• I could see trades of Iggy, Scooter, Hernandez and Billy at the trade deadline in addition to Harvey.

      I do not want to trade Hughes. He is like a player coach and that is valuable with this young staff. He also has a lot of flexibility, can go multi inning or close if need be. That is great experience to the new young guns who will be up, coming and learning in the pen on the job post trades; Sal, Cody, Finny and all the other starters turned relievers.

      Even with those 4 traded, there are adequate pieces to play out the year and I see that the same record is achievable vs keeping all 5 of these guys:

      Robert Stevenson takes one of the spots. Garrett moves to closer, with Peralta (3 K’s last night) getting back on track to take the LH spot. Who knows when Finnegan will be in the pen, I would have assumed that we would have seen him by now, or Cody Reed.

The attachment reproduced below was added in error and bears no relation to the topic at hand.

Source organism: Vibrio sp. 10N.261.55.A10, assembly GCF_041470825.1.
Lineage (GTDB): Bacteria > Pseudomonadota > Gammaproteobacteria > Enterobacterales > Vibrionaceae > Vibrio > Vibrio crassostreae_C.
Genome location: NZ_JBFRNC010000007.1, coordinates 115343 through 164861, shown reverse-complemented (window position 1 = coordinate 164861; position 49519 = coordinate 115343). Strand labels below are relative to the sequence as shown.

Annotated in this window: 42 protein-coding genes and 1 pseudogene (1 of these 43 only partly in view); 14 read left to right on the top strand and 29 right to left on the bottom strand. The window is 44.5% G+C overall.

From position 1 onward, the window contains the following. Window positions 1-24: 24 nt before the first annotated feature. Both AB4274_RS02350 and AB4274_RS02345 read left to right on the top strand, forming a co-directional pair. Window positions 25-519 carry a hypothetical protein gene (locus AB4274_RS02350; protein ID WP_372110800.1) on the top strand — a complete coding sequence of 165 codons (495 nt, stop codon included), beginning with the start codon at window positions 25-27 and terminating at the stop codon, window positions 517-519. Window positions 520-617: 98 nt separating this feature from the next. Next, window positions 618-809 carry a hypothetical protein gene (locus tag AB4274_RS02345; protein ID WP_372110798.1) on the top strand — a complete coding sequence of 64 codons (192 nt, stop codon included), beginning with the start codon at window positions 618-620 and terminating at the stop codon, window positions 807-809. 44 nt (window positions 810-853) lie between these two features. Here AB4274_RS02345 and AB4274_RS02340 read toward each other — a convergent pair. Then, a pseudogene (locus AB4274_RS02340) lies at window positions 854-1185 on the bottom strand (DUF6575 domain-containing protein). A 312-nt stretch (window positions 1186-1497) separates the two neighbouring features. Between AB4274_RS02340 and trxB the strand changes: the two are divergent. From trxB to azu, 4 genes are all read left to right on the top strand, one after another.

Dilson fills in at 2nd and Dixon is back up to fill the open spot. Hergert for Hernandez

      Ervin is back up for the open outfield position and back up CF.

      Past all of the great trinkets we could be getting, I want to see these 5 perform for the 2nd half of this season, and see how the team fares with the new blood.

      Even from this group, some sorting will have to take place in 2019 for Senzel, and if healthy, Homer Bailey. Also, we do not know how many trinkets we get back will be ML ready for 2019

      But the season of sorting is an old story on these pages.

      Cheers to our new future. Go Reds. Keep playing contending ball regardless of who they sort out now via trade